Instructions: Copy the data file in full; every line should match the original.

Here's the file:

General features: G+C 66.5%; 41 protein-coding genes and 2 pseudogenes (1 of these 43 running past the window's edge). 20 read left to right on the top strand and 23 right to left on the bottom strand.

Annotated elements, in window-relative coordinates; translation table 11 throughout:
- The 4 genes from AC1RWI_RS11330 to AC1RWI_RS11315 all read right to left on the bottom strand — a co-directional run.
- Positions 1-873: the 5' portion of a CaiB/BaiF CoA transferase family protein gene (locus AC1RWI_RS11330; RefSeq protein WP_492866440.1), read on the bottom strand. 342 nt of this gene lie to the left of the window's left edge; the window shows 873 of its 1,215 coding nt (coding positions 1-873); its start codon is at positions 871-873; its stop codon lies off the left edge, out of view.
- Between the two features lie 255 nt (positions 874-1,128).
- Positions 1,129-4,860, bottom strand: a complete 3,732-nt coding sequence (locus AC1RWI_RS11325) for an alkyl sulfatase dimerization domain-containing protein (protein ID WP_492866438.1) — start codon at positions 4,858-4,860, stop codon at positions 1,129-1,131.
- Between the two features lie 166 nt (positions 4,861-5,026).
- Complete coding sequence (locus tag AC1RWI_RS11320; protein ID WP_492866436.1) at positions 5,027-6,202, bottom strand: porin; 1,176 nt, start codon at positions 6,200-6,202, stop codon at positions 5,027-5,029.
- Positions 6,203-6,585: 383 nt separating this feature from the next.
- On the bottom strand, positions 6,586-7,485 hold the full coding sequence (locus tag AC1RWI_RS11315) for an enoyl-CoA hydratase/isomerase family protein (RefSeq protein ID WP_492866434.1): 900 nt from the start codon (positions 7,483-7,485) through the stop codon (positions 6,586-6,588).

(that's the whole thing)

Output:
General features: G+C 66.5%; 41 protein-coding genes and 2 pseudogenes (1 of these 43 running past the window's edge). 20 read left to right on the top strand and 23 right to left on the bottom strand.

Annotated elements, in window-relative coordinates; translation table 11 throughout:
- The 4 genes from AC1RWI_RS11330 to AC1RWI_RS11315 all read right to left on the bottom strand — a co-directional run.
- Positions 1-873: the 5' portion of a CaiB/BaiF CoA transferase family protein gene (locus AC1RWI_RS11330; RefSeq protein WP_492866440.1), read on the bottom strand. 342 nt of this gene lie to the left of the window's left edge; the window shows 873 of its 1,215 coding nt (coding positions 1-873); its start codon is at positions 871-873; its stop codon lies off the left edge, out of view.
- Between the two features lie 255 nt (positions 874-1,128).
- Positions 1,129-4,860, bottom strand: a complete 3,732-nt coding sequence (locus AC1RWI_RS11325) for an alkyl sulfatase dimerization domain-containing protein (protein ID WP_492866438.1) — start codon at positions 4,858-4,860, stop codon at positions 1,129-1,131.
- Between the two features lie 166 nt (positions 4,861-5,026).
- Complete coding sequence (locus tag AC1RWI_RS11320; protein ID WP_492866436.1) at positions 5,027-6,202, bottom strand: porin; 1,176 nt, start codon at positions 6,200-6,202, stop codon at positions 5,027-5,029.
- Positions 6,203-6,585: 383 nt separating this feature from the next.
- On the bottom strand, positions 6,586-7,485 hold the full coding sequence (locus tag AC1RWI_RS11315) for an enoyl-CoA hydratase/isomerase family protein (RefSeq protein ID WP_492866434.1): 900 nt from the start codon (positions 7,483-7,485) through the stop codon (positions 6,586-6,588).